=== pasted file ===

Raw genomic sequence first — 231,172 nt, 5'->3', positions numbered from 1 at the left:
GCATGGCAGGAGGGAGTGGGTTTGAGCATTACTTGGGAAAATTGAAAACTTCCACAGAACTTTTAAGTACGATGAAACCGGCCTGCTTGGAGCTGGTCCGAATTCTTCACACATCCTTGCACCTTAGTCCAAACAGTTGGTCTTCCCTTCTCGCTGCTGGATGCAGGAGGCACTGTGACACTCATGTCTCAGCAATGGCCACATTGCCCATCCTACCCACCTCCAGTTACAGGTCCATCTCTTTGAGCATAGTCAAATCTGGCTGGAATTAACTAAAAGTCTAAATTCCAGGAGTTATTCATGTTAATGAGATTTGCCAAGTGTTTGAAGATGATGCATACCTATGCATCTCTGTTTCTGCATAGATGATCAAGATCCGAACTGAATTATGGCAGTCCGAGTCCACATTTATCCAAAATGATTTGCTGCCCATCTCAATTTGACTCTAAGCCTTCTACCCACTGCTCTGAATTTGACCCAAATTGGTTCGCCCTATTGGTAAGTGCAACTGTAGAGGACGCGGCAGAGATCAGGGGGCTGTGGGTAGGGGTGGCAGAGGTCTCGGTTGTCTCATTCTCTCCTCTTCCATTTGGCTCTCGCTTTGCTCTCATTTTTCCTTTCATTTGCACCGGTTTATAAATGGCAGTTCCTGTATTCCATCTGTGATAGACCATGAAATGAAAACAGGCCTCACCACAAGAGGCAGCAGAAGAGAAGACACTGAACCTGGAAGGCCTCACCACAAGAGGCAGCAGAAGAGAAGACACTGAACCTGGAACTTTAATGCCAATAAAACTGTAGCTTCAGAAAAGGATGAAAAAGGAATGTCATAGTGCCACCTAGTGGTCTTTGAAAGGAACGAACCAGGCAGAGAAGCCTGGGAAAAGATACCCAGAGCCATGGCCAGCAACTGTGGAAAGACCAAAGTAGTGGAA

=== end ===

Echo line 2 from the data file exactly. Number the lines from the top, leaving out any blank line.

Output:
GCATGGCAGGAGGGAGTGGGTTTGAGCATTACTTGGGAAAATTGAAAACTTCCACAGAACTTTTAAGTACGATGAAACCGGCCTGCTTGGAGCTGGTCCGAATTCTTCACACATCCTTGCACCTTAGTCCAAACAGTTGGTCTTCCCTTCTCGCTGCTGGATGCAGGAGGCACTGTGACACTCATGTCTCAGCAATGGCCACATTGCCCATCCTACCCACCTCCAGTTACAGGTCCATCTCTTTGAGCATAGTCAAATCTGGCTGGAATTAACTAAAAGTCTAAATTCCAGGAGTTATTCATGTTAATGAGATTTGCCAAGTGTTTGAAGATGATGCATACCTATGCATCTCTGTTTCTGCATAGATGATCAAGATCCGAACTGAATTATGGCAGTCCGAGTCCACATTTATCCAAAATGATTTGCTGCCCATCTCAATTTGACTCTAAGCCTTCTACCCACTGCTCTGAATTTGACCCAAATTGGTTCGCCCTATTGGTAAGTGCAACTGTAGAGGACGCGGCAGAGATCAGGGGGCTGTGGGTAGGGGTGGCAGAGGTCTCGGTTGTCTCATTCTCTCCTCTTCCATTTGGCTCTCGCTTTGCTCTCATTTTTCCTTTCATTTGCACCGGTTTATAAATGGCAGTTCCTGTATTCCATCTGTGATAGACCATGAAATGAAAACAGGCCTCACCACAAGAGGCAGCAGAAGAGAAGACACTGAACCTGGAAGGCCTCACCACAAGAGGCAGCAGAAGAGAAGACACTGAACCTGGAACTTTAATGCCAATAAAACTGTAGCTTCAGAAAAGGATGAAAAAGGAATGTCATAGTGCCACCTAGTGGTCTTTGAAAGGAACGAACCAGGCAGAGAAGCCTGGGAAAAGATACCCAGAGCCATGGCCAGCAACTGTGGAAAGACCAAAGTAGTGGAA